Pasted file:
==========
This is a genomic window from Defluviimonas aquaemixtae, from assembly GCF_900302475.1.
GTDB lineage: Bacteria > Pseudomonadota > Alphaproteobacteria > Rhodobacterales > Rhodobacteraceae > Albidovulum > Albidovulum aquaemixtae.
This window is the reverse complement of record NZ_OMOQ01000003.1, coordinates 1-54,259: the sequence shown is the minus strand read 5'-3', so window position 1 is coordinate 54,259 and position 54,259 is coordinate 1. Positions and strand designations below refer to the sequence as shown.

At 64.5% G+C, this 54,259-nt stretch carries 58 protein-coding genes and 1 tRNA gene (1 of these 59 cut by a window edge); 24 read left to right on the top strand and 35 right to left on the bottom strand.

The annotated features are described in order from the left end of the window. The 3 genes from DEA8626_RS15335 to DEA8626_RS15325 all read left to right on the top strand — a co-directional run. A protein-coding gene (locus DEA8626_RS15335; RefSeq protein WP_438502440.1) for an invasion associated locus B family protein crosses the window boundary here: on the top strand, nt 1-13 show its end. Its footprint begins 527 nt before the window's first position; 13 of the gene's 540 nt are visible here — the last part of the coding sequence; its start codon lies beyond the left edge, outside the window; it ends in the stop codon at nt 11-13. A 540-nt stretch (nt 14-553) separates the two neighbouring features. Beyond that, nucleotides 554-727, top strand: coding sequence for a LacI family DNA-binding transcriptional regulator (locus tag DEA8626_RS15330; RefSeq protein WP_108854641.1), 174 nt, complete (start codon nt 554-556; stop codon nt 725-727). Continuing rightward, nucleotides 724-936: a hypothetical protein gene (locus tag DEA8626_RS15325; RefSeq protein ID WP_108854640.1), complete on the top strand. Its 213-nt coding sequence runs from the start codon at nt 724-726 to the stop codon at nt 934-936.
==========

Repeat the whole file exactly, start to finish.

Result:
This is a genomic window from Defluviimonas aquaemixtae, from assembly GCF_900302475.1.
GTDB lineage: Bacteria > Pseudomonadota > Alphaproteobacteria > Rhodobacterales > Rhodobacteraceae > Albidovulum > Albidovulum aquaemixtae.
This window is the reverse complement of record NZ_OMOQ01000003.1, coordinates 1-54,259: the sequence shown is the minus strand read 5'-3', so window position 1 is coordinate 54,259 and position 54,259 is coordinate 1. Positions and strand designations below refer to the sequence as shown.

At 64.5% G+C, this 54,259-nt stretch carries 58 protein-coding genes and 1 tRNA gene (1 of these 59 cut by a window edge); 24 read left to right on the top strand and 35 right to left on the bottom strand.

The annotated features are described in order from the left end of the window. The 3 genes from DEA8626_RS15335 to DEA8626_RS15325 all read left to right on the top strand — a co-directional run. A protein-coding gene (locus DEA8626_RS15335; RefSeq protein WP_438502440.1) for an invasion associated locus B family protein crosses the window boundary here: on the top strand, nt 1-13 show its end. Its footprint begins 527 nt before the window's first position; 13 of the gene's 540 nt are visible here — the last part of the coding sequence; its start codon lies beyond the left edge, outside the window; it ends in the stop codon at nt 11-13. A 540-nt stretch (nt 14-553) separates the two neighbouring features. Beyond that, nucleotides 554-727, top strand: coding sequence for a LacI family DNA-binding transcriptional regulator (locus tag DEA8626_RS15330; RefSeq protein WP_108854641.1), 174 nt, complete (start codon nt 554-556; stop codon nt 725-727). Continuing rightward, nucleotides 724-936: a hypothetical protein gene (locus tag DEA8626_RS15325; RefSeq protein ID WP_108854640.1), complete on the top strand. Its 213-nt coding sequence runs from the start codon at nt 724-726 to the stop codon at nt 934-936.